April 6, 1994
Press critics may find it comforting to know that a
newspaper is ultimately responsible for the imbroglio
called Times Beach.
The town in southwest St. Louis County began as a river
resort back in the mid-1920s, when the now-defunct St.
Louis Star Times sold property along the Meramec to
increase circulation. A six-month subscription qualified
a reader to purchase a lot for $67.50.
Of course, this was in the halcyon days before anyone
ever heard of dioxin, television or guerrilla theater.
Last Friday, those three modern inventions collided at
the Lewis Road exit to Interstate 44 in front of the
barricaded Route 66 bridge that once served the
About 30 members of the Times Beach Action Group (TBAG)
began arriving around 11 a.m. dressed in white "moon"
suits. They came to protest the planned Times Beach
dioxin incinerator, which they believe will be unsafe if
In some ways, the original organizer of the protest was
Russell Bliss, the waste oil-hauler who unwittingly
sprayed the streets of Times Beach and other sites with
dioxin-tainted oil in the early 1970s. At the time, he
was just trying to keep the dust down. Bliss didn't know
his actions would make him the founder of an
environmental-protest movement and the provider of job
security for countless state and federal bureaucrats.
Those bureaucrats with the representatives of Syntex
Inc., the company liable for the cleanup, have been
creeping ahead since their 1990 consent decree to build
the Times Beach incinerator, despite opposition by the
St. Louis County Council and the disapproval of voters
in St. Louis County, who rejected the proposal in a
Last year, a federal judge halted a similar dioxin
incinerator in Jacksonville, Ark., because the U.S.
Environmental Protection Agency (EPA) could not be sued
until after the completion of a cleanup.
TBAG would prefer that the toxic waste be stored until a
proven technology is developed to destroy the dioxin.
State and federal studies recommended exactly the same
thing a decade ago, but the soil was never collected.
Since then, the Missouri Department of Natural Resources
(DNR) and the EPA have decided to burn the tainted soil
at Times Beach. If built, the facility would also torch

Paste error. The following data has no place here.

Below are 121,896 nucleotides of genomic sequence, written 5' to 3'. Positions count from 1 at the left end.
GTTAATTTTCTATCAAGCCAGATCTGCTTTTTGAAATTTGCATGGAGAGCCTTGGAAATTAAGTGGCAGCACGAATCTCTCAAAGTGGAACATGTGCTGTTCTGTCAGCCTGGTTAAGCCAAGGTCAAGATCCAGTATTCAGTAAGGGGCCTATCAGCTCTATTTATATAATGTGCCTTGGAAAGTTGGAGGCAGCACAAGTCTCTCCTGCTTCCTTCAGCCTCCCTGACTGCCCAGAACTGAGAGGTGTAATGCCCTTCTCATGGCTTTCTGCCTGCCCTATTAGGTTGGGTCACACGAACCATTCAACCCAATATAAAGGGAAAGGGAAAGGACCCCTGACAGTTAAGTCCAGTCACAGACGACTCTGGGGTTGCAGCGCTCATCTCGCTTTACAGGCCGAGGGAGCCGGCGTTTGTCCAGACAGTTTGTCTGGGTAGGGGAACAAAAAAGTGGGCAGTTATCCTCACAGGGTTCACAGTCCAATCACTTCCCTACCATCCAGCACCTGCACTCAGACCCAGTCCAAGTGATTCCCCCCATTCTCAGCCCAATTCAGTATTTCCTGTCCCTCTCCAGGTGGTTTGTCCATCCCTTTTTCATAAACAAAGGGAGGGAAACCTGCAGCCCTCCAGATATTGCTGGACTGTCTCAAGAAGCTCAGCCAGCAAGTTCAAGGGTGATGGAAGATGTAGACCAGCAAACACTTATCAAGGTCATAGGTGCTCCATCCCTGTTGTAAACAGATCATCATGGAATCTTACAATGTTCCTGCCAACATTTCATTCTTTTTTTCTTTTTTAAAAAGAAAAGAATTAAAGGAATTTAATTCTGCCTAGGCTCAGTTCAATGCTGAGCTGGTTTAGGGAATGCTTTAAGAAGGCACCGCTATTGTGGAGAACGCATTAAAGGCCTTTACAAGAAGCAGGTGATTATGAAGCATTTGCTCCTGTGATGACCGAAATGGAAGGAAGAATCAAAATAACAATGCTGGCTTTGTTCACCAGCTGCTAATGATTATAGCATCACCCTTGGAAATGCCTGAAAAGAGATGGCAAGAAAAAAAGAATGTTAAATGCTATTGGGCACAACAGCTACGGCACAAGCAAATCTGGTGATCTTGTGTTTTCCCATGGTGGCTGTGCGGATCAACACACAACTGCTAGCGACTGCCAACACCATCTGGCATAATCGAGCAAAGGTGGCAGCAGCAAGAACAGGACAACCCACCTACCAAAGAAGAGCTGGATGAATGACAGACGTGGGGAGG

the dioxin from 26 other locations in eastern Missouri.
TBAG has demanded that the DNR reopen the consent decree
on the incinerator on the incinerator so the public can
voice opposition to its construction. The press release
distributed in advance of the demonstration warned of
acts of civil disobedience. In response, a handful of
St. Louis County police and a highway patrolman invited
themselves to the occasion.
For some, it was definitely an event worth recording.
The TBAG members didn't even have to wait for the TV
stations to arrive before the video cameras started
rolling. One camera was aimed at the protesters from the
security shack. later, a second cameraman who refused to
identify himself, began shooting footage from a doorway
of the rehabbed project offices across the road.
The protesters milled around the parking lot of that
building, talking to reporters and chanting
anti-incinerator sound bites. Most of those in "moon"
suits were college-aged, so it was easy enough to
identify the locals. The latter was Paulette Taykowski,
43, a lifetime resident of nearby Crescent, Mo. She and
her husband, Joseph, criticized the way the Times Beach
dioxin site has already disrupted their lives and both
questioned the efficacy of incinerating the waste.
The leaders of the demonstration used a bullhorn to get
their points across.
"We want a congressional investigation into the coverup
that's been perpetrated by the EPA and industry to
mislead the public about the dangers of dioxin," said
Tammy Shea. She was referring to industry sponsored
reports that diminish the dangers that dioxin poses to
humans. "We are also asking for an investigation into
the unethical relationship between the EPA and the
chemical waste industry. They are working on behalf of
profit not people."
When activist Don Fitz got his turn at the bullhorn he
said the preliminary finding of the EPA's long-delayed
dioxin reassessment reaffirmed that dioxin causes
cancer. The latest evidence also shows that dioxin may
enhance other carcinogens already in the body. "If this
incinerator goes up, the effect it will have will be to
increase the level of dioxin that an already-exposed
population has," said Fitz.
As part of the well-coordinated protest, activists set
up two mock smokestacks made of plywood. They then lit
smoke bombs attached to the cutouts and un furled a
banner across the road that read: "No dioxin
For the grand finale, three protesters walked behind the
gate on the bridge and were summarily busted for
trespassing. One slumped to the ground, while another
held a smoke bomb aloft like the Statue of Liberty.
Meanwhile, their comrades shouted slogans and lobbed
more smoke bombs in the direction of the arresting
officers. A reporter began gasping for air and waving
her arms. The police lieutenant checked the shoulder of
his starched white uniform for smoke damage. A small
plane buzzed over the gathering bearing yet another
motto of opposition.
It all seemed like a movie set, and, to a degree, it was
just that. But with the TV cameras trained on the smoke
and the air show, a moment of reckoning almost went
unnoticed. It came as 19-year-old Lydia Roberts of
Eureka waited to be placed in the backseat of the squad
car. Her hands were handcuffed. Her face and the
arresting officer's were inches apart. "I'm doing this
for family," she said. "What about your children? What
about the land?"
The cop didn't answer.
(first published in the Riverfront Times – St. Louis)
–C.D. Stelzer (firstname.lastname@example.org)